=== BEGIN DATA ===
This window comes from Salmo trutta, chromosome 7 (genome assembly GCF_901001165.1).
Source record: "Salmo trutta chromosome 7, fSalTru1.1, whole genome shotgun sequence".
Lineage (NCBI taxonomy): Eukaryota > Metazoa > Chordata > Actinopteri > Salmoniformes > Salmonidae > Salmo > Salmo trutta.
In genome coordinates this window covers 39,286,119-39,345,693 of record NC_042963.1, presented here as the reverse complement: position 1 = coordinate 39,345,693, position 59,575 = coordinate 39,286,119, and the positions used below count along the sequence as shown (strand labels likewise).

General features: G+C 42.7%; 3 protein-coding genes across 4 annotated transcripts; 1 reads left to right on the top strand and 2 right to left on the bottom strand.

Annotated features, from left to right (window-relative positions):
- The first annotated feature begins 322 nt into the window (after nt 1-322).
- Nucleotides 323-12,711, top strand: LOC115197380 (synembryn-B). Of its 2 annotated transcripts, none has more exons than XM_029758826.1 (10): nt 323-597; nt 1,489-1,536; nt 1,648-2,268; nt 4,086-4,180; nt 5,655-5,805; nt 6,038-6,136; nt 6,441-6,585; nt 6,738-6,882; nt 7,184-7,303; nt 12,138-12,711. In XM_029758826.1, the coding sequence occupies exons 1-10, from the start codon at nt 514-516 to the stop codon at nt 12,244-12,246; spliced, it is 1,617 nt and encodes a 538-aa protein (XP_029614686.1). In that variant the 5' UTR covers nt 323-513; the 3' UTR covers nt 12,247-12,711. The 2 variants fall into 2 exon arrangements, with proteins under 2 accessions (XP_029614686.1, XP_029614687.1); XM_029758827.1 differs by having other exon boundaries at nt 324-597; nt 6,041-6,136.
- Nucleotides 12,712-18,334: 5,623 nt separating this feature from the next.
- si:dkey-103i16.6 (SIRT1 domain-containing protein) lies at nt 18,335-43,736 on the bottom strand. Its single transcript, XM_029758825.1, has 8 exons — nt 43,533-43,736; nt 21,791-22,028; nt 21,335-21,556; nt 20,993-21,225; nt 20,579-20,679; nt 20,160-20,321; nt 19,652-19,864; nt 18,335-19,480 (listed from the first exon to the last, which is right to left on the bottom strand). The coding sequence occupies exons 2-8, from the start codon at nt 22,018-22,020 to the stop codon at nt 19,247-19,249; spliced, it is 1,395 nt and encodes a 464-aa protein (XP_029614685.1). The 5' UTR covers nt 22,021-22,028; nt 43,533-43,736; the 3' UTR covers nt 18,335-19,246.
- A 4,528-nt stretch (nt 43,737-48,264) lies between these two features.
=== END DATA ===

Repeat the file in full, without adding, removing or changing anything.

This window comes from Salmo trutta, chromosome 7 (genome assembly GCF_901001165.1).
Source record: "Salmo trutta chromosome 7, fSalTru1.1, whole genome shotgun sequence".
Lineage (NCBI taxonomy): Eukaryota > Metazoa > Chordata > Actinopteri > Salmoniformes > Salmonidae > Salmo > Salmo trutta.
In genome coordinates this window covers 39,286,119-39,345,693 of record NC_042963.1, presented here as the reverse complement: position 1 = coordinate 39,345,693, position 59,575 = coordinate 39,286,119, and the positions used below count along the sequence as shown (strand labels likewise).

General features: G+C 42.7%; 3 protein-coding genes across 4 annotated transcripts; 1 reads left to right on the top strand and 2 right to left on the bottom strand.

Annotated features, from left to right (window-relative positions):
- The first annotated feature begins 322 nt into the window (after nt 1-322).
- Nucleotides 323-12,711, top strand: LOC115197380 (synembryn-B). Of its 2 annotated transcripts, none has more exons than XM_029758826.1 (10): nt 323-597; nt 1,489-1,536; nt 1,648-2,268; nt 4,086-4,180; nt 5,655-5,805; nt 6,038-6,136; nt 6,441-6,585; nt 6,738-6,882; nt 7,184-7,303; nt 12,138-12,711. In XM_029758826.1, the coding sequence occupies exons 1-10, from the start codon at nt 514-516 to the stop codon at nt 12,244-12,246; spliced, it is 1,617 nt and encodes a 538-aa protein (XP_029614686.1). In that variant the 5' UTR covers nt 323-513; the 3' UTR covers nt 12,247-12,711. The 2 variants fall into 2 exon arrangements, with proteins under 2 accessions (XP_029614686.1, XP_029614687.1); XM_029758827.1 differs by having other exon boundaries at nt 324-597; nt 6,041-6,136.
- Nucleotides 12,712-18,334: 5,623 nt separating this feature from the next.
- si:dkey-103i16.6 (SIRT1 domain-containing protein) lies at nt 18,335-43,736 on the bottom strand. Its single transcript, XM_029758825.1, has 8 exons — nt 43,533-43,736; nt 21,791-22,028; nt 21,335-21,556; nt 20,993-21,225; nt 20,579-20,679; nt 20,160-20,321; nt 19,652-19,864; nt 18,335-19,480 (listed from the first exon to the last, which is right to left on the bottom strand). The coding sequence occupies exons 2-8, from the start codon at nt 22,018-22,020 to the stop codon at nt 19,247-19,249; spliced, it is 1,395 nt and encodes a 464-aa protein (XP_029614685.1). The 5' UTR covers nt 22,021-22,028; nt 43,533-43,736; the 3' UTR covers nt 18,335-19,246.
- A 4,528-nt stretch (nt 43,737-48,264) lies between these two features.